So I spent some time Tuesday talking to Ben and Karl about the client
test suite. Basically what is need is something that is fully
automated rather than partially automated.
What we have is two shell scripts that invoke the client for various
operations (checkout, checkin, update, etc.). This is satisfactory in
that the return value for each invokation is checked. That is, as
long as each client operation does not fail, the test passes. This is
also somewhat useful because some tests are dependent on the success
of previous tests.
The test suite is not satisfactory in at least two ways:
* The real, qualitative result of each client operation is not
checked; only the return value of the client process is checked and
we take for granted that things are really working like we expect
them to. If I do a checkout, a checkin and then update, I want to
know positively that the checkin generated a delta with the correct
information; likewise, the update should be verified to have
correctly updated my "working copy".
* Each test should have the exact same result whether it is run alone
or as part of the suite; tests should not be dependent on other
tests. Like, I should not have to run test 1 and test 3 to get the
necessary state for test 5 to succeed. Tests 1, 3 and 5 should
really call the same functions from a library.
Now, I have volunteered to take on the task of cleaning up the client
test suite. As mentioned, the tests are run by two shell scripts.
Note that the client test suite does not utilize the test framework
used by the rest of Subversion. Since the client is a separate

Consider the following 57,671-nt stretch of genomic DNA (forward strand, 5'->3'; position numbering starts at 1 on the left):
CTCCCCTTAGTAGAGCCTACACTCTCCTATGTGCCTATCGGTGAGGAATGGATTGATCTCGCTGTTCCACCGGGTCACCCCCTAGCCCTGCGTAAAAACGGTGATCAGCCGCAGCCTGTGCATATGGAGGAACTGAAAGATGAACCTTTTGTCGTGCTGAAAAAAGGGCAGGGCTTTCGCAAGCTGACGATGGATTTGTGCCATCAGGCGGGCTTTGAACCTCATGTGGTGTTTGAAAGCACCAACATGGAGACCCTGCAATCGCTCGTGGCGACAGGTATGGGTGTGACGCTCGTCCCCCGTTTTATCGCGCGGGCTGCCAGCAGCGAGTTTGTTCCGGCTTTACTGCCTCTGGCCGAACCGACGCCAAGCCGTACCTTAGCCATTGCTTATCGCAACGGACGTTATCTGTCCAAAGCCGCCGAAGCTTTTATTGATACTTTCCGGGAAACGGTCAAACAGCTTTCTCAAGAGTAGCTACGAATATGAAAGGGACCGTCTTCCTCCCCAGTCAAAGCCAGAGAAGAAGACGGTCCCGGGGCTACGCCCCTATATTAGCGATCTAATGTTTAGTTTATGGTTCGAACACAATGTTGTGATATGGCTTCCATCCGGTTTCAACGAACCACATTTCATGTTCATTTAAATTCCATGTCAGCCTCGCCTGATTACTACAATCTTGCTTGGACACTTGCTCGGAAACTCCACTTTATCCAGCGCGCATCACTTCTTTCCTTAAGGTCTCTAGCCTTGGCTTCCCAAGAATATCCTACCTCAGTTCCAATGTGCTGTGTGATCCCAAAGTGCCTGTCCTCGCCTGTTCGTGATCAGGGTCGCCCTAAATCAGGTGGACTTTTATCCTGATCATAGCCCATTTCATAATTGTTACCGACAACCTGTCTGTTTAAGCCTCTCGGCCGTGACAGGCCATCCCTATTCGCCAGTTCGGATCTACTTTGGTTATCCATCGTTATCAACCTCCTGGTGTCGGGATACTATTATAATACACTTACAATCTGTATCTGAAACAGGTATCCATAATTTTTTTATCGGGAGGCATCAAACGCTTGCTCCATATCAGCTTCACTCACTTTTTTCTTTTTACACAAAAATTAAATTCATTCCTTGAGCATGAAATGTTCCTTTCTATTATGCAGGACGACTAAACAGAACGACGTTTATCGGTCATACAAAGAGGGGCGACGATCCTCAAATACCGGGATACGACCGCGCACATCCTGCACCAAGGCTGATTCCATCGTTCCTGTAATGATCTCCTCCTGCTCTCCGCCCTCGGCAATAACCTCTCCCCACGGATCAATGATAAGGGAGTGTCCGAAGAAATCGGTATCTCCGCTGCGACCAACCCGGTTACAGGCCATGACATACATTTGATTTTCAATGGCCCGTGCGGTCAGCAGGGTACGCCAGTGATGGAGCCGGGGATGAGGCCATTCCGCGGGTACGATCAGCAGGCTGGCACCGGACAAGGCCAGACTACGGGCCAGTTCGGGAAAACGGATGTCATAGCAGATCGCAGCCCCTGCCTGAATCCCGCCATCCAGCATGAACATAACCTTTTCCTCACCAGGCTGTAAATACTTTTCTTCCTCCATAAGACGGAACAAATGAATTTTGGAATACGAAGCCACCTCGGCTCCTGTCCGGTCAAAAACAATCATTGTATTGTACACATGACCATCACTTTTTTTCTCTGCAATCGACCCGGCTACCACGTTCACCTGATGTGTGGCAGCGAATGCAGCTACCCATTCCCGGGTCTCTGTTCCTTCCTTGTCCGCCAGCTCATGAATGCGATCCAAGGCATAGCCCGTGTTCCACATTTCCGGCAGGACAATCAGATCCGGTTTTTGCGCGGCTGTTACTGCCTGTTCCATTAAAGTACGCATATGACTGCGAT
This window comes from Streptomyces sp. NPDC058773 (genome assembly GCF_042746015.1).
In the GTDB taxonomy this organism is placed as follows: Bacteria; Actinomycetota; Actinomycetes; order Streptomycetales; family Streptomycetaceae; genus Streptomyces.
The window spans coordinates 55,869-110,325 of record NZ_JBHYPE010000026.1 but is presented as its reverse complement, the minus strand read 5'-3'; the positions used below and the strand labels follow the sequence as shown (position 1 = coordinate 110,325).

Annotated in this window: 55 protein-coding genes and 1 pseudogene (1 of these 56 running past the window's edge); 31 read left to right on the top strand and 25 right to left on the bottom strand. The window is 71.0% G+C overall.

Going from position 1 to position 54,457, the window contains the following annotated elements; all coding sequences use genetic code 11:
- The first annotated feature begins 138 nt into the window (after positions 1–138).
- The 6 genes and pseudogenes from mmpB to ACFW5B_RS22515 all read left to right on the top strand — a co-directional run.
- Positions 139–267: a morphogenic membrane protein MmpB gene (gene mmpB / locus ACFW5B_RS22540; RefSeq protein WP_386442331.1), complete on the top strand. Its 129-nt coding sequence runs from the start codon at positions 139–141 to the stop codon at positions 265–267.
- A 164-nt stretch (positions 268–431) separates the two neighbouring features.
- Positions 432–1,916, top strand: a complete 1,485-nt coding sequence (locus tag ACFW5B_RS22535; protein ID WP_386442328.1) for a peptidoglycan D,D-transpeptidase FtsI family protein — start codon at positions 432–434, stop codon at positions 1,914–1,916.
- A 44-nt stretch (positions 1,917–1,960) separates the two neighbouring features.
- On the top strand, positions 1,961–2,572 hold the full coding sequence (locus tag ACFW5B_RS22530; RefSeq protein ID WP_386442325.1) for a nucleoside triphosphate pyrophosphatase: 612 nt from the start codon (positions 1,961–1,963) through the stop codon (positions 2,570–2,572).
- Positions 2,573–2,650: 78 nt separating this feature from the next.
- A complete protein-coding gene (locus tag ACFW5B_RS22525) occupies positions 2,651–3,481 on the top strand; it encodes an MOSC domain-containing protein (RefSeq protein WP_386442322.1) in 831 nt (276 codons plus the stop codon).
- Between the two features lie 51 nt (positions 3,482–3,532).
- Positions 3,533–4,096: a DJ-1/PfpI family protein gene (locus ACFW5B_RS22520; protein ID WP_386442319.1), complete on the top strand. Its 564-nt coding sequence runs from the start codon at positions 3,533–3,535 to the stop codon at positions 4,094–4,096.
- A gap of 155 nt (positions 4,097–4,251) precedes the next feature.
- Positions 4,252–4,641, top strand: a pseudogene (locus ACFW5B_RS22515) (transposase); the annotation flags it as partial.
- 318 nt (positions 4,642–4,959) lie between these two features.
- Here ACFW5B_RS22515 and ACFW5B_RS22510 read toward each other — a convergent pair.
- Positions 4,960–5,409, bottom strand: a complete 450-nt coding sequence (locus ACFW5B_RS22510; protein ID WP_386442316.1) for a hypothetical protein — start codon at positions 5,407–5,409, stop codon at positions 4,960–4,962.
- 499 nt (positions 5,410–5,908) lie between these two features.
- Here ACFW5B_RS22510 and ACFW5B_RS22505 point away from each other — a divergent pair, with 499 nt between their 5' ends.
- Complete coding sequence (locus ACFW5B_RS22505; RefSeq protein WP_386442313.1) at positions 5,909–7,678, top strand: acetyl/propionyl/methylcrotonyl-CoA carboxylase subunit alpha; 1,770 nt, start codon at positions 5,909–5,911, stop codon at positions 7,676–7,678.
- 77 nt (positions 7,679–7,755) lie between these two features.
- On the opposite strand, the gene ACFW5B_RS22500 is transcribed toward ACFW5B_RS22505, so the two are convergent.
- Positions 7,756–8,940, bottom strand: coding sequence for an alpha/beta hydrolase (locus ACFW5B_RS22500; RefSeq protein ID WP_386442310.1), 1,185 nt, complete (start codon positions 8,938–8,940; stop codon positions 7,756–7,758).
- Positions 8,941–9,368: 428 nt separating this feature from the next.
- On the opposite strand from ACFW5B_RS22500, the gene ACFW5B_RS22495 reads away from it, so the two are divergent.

program, it needs to be tested on a per-invocation basis. And the
real testing is actually looking at the files affected by that
invocation to make sure they were modified in the correct manner.
I think this could be done in Bash; but might be more trouble than
it's worth (harder to maintain and extend?). This could also be done
in C, but why bother? I think there are better tools than C for
file/string testing, grepping and manipulation, especially for this
particular task. You all see where I am going with this.
The way I see it, I have two choices: Perl or Python. I am more
fluent in Perl, but I like Python more. I would just as soon use
Python, but I wanted to put it to the list before acting. So I am
looking for *constructive* feedback regarding what other people think
is the Right Tool For This Job.
By "constructive feedback", I mean I am asking for concise, objective
statements about how the use of Perl or Python will better serve
Subversion. I am NOT looking for Perl or Python advocacy. I already
know both languages to the extent that I know what each does and what
each does better or worse than the other. Anything any of you can say
about either language, we have all heard already. So please, save the
evangelization for some other time and place.
A couple of issues to think about are portability and maintenance.
Portability is probably paramount. A close second, is the combination
of clarity, maintainability and the ability to easily extend what will
be written. Most of that is basically good programming practice and
largely independent of language. This new test suite is very
important, so let's not make typical assumptions about one language or
Do not think of this as some sort of competition between Perl or
Python. What we want is what wins for Subverison. If you think that
is Bash or C or something else, then say so and back it up.
Lee P. W. Burgess <<!>> Manipulate eternity. Power is a symphony:
Programmer <<!>> elaborate, enormous, essential.
Red Bean Software <<!>> Dream the moment with a fiddle in summer
firstname.lastname@example.org <<!>> and a knife in winter.
Received on Sat Oct 21 14:36:25 2006